Redbridge is a great gluten-free beer.  I once heard a professional beer critic say that it was the only 'good' beer Anheuser-Busch has ever made. lol Take this as an opportunity to get everyone eating better things.  My gent eats the same things as me, and he has gotten much healthier since I went gluten-free.  Carbs and pizza and beer are tasty, but they are fattening and not very nutritious.  The added time, effort and price of gluten-free versions should add to the motivation to have them less.  If there is anything this adventure has taught me, it's that "You are what you eat" really means something.      Don't feel bad if you have to designate things as 'yours'.  Food is a great place to start when teaching children respect for others' belongings.   
  4. Imagine for a minute that you have the flu.  There are millions of little viruses in your body, all smaller than anything you can imagine.  Your immune system systematically finds and wipes them out.  It can locate a single virus or organism in your body and irradicate it.  Now, think about this by logical extension: you are turning the most powerful part of your body on your own tissues, intentionally.  Even if you don't feel it happening, you are causing terrible amounts of damage and not allowing them to heal.    My uncle has MS.  He has been in a wheel-chair for the past 30 years, from a single MS event.  He got tired while at work, sat down, and never stood up again.  His immune system did that to him, without pain or warning.  Auto-immune diseases are not something to screw with.  We have people on here with the celiac cancer, people with failing kidneys, people who lost all their hair.    One of my coworkers was a Celiac who cheated from time to time.  He was 45 and looked 65.  I say was, because he died last year.  This stuff can kill you.
  5. Am I Being Hypochodriac?

    It might be time to head to a dermatologist.  It could even be a third type of problem  -- skin stuff is very difficult to tell apart.
  6. I'd cut out all of the dairy products.  That's what really gives me reflux.  If you can't go cold turkey, you could switch to all almond-based products.  Also: green vegetables are your friend.  Try eating a cup of green vegetables at lunch and dinner for awhile. I go with Tums for acute reflux, but you may want to ask your regular doctor for a daily pill as well, if it's that terrible for you.  You don't take NSAIDs (aspirin, ibuprofin) on a regular basis, do you?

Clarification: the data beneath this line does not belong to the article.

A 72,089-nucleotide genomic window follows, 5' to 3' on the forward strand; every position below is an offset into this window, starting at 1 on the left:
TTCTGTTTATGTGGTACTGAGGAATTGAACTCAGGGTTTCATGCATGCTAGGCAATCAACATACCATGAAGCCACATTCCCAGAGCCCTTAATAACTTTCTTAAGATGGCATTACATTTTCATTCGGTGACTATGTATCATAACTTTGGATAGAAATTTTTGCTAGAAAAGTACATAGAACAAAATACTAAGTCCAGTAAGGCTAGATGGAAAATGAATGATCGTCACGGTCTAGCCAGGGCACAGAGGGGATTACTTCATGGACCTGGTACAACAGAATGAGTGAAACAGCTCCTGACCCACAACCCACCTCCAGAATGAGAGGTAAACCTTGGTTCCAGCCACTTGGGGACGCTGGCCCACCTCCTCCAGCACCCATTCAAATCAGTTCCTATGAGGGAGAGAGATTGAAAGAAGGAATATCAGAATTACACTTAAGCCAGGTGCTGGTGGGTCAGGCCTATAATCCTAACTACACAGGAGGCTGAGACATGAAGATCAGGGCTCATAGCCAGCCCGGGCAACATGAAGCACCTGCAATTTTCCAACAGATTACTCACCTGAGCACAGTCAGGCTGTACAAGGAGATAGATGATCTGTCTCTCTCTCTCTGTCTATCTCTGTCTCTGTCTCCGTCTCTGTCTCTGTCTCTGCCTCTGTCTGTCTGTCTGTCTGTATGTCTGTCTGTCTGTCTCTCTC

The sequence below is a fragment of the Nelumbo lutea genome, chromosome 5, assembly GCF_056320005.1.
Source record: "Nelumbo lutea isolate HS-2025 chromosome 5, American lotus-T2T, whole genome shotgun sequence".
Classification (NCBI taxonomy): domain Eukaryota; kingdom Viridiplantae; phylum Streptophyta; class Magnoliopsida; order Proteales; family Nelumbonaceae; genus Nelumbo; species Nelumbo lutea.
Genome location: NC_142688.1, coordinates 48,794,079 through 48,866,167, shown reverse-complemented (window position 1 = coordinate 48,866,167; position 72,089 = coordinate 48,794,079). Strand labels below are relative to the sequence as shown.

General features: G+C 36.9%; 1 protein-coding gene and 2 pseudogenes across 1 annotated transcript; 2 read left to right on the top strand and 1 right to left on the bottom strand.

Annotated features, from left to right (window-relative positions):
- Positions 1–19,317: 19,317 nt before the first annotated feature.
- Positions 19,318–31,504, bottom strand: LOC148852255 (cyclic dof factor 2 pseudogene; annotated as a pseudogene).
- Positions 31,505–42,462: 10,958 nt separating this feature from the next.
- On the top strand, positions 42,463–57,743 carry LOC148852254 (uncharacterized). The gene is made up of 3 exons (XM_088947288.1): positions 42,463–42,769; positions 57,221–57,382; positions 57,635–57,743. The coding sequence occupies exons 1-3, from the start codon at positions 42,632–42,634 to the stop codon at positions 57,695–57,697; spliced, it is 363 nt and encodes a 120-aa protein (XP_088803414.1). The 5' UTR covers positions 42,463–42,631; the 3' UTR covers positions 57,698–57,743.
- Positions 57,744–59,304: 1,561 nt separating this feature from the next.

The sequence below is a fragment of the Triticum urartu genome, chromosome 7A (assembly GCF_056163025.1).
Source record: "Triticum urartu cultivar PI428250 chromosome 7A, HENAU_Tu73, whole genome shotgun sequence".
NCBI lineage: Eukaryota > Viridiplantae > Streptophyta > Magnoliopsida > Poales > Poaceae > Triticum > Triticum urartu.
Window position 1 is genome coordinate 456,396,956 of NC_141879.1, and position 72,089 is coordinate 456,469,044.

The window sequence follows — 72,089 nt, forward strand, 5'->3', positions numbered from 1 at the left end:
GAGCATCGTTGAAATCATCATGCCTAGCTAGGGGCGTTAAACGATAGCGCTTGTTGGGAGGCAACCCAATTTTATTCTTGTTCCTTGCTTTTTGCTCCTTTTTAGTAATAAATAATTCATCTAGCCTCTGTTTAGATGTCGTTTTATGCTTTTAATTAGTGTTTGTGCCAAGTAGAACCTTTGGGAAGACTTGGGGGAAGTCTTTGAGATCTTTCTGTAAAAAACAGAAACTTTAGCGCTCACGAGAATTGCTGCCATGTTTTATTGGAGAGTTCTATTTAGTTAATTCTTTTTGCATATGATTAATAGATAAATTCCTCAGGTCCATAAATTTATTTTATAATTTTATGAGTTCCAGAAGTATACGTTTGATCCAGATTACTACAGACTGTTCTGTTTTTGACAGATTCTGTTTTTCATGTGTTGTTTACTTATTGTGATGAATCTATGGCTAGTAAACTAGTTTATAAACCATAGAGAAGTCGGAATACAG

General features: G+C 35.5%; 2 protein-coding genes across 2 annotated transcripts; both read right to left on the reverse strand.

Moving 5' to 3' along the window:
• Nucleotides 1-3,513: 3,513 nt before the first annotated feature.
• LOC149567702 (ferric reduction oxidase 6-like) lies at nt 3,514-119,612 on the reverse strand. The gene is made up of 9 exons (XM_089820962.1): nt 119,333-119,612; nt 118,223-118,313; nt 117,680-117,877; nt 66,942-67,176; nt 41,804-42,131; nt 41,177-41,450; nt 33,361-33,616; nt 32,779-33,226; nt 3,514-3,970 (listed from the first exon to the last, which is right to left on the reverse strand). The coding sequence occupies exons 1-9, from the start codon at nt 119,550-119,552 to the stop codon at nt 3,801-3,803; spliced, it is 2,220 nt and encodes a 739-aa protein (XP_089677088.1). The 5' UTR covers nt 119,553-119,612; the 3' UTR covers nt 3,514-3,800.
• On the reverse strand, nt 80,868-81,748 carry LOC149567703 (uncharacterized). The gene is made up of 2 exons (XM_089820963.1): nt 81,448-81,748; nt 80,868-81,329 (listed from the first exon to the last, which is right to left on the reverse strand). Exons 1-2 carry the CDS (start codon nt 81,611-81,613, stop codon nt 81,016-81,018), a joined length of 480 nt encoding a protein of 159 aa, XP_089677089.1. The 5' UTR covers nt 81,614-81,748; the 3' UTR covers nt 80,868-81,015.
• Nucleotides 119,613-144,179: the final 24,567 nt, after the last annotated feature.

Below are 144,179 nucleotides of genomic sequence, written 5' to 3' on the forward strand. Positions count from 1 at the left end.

7. Anyone Get Gluten Type Reactions From Coffee?

    Coffee is very acidic and high in caffeine, which can be hard on your stomach -- especially an empty stomach.  Both me and the non-celiac gent get a little stomach upset with coffee.  (I am not a stomach celiac.)
  8. Anyone Here Have Diabetes Insipidis?

    This is actually a more complicated issue than you might think at first glance.  I've had problems with drinking lots of fluids and urinating every 20 minutes for several years now.  I've had all the crazy work-ups.  I've been scoped and poked and prodded.  There are a dozen possible causes of the issues you've been having, and I started to compile a list with explanations, but realized that it would be several pages long.  Here is the short version:     1. You could have chronic UTIs that your body is failing to clear.  I've experienced this one personally. 2. You could have actual diabetes. 3. You could have reactive hypoglycemia. 4. You could have a structural abnormality in your kidneys, or cancer. 5. You could have an auto-immune related irritation in your urinary tract.  (If I eat gluten, I have to pee every five minutes, get terribly thirsty, and sometimes start passing blood and tissue in my urine for the next few days.) 6. You could have DI. 7. If you're a caffeine drinker, could be hypersensitive to caffeine.     Some other things to think about: It's the winter.  If you live in a climate where it is below freezing outside, you need to have a cool-air humidifier running in your home, either in-line with the furnace or as a unit in your living room/bed room.  If you don't, your body will force you to drink a metric ton of water to compensate.  To give you an idea, this winter before we brought out the humidifier, I would go to bed and wake up 3-4 lbs lighter, just from water lost to breathing.     Also, you're an athlete.  You are pushing your body to it's limits, and it's not unusual to hear from runners, etc. that they drink 3x the water that the average Joe does.     My guess is that it is a combination of things.  You need to see a doctor to really know.